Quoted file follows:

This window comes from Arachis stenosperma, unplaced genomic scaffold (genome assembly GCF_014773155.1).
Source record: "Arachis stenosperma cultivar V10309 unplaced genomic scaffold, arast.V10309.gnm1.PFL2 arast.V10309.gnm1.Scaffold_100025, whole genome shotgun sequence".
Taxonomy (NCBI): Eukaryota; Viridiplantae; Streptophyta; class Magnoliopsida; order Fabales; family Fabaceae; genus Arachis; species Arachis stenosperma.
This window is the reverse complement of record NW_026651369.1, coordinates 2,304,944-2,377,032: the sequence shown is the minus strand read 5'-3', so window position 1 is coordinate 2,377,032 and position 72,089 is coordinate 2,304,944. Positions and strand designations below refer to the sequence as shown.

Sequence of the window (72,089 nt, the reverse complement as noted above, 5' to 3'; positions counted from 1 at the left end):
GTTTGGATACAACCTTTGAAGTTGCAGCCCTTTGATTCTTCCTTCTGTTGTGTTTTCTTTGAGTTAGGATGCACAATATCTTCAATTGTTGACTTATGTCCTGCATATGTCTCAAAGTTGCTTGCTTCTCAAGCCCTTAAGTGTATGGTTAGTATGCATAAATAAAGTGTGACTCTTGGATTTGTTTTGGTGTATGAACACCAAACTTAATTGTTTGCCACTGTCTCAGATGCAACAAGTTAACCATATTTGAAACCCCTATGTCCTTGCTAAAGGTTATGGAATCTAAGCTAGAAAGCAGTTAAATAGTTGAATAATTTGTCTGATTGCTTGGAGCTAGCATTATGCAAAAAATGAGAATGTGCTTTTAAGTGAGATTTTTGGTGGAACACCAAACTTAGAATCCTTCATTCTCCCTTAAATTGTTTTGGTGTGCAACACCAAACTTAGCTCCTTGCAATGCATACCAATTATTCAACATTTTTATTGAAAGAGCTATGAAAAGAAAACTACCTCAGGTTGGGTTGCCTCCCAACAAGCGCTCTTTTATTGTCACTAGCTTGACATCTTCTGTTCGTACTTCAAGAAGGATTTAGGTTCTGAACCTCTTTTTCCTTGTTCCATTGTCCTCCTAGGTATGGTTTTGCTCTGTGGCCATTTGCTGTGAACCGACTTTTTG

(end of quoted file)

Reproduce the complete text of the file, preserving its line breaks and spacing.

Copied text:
This window comes from Arachis stenosperma, unplaced genomic scaffold (genome assembly GCF_014773155.1).
Source record: "Arachis stenosperma cultivar V10309 unplaced genomic scaffold, arast.V10309.gnm1.PFL2 arast.V10309.gnm1.Scaffold_100025, whole genome shotgun sequence".
Taxonomy (NCBI): Eukaryota; Viridiplantae; Streptophyta; class Magnoliopsida; order Fabales; family Fabaceae; genus Arachis; species Arachis stenosperma.
This window is the reverse complement of record NW_026651369.1, coordinates 2,304,944-2,377,032: the sequence shown is the minus strand read 5'-3', so window position 1 is coordinate 2,377,032 and position 72,089 is coordinate 2,304,944. Positions and strand designations below refer to the sequence as shown.

Sequence of the window (72,089 nt, the reverse complement as noted above, 5' to 3'; positions counted from 1 at the left end):
GTTTGGATACAACCTTTGAAGTTGCAGCCCTTTGATTCTTCCTTCTGTTGTGTTTTCTTTGAGTTAGGATGCACAATATCTTCAATTGTTGACTTATGTCCTGCATATGTCTCAAAGTTGCTTGCTTCTCAAGCCCTTAAGTGTATGGTTAGTATGCATAAATAAAGTGTGACTCTTGGATTTGTTTTGGTGTATGAACACCAAACTTAATTGTTTGCCACTGTCTCAGATGCAACAAGTTAACCATATTTGAAACCCCTATGTCCTTGCTAAAGGTTATGGAATCTAAGCTAGAAAGCAGTTAAATAGTTGAATAATTTGTCTGATTGCTTGGAGCTAGCATTATGCAAAAAATGAGAATGTGCTTTTAAGTGAGATTTTTGGTGGAACACCAAACTTAGAATCCTTCATTCTCCCTTAAATTGTTTTGGTGTGCAACACCAAACTTAGCTCCTTGCAATGCATACCAATTATTCAACATTTTTATTGAAAGAGCTATGAAAAGAAAACTACCTCAGGTTGGGTTGCCTCCCAACAAGCGCTCTTTTATTGTCACTAGCTTGACATCTTCTGTTCGTACTTCAAGAAGGATTTAGGTTCTGAACCTCTTTTTCCTTGTTCCATTGTCCTCCTAGGTATGGTTTTGCTCTGTGGCCATTTGCTGTGAACCGACTTTTTG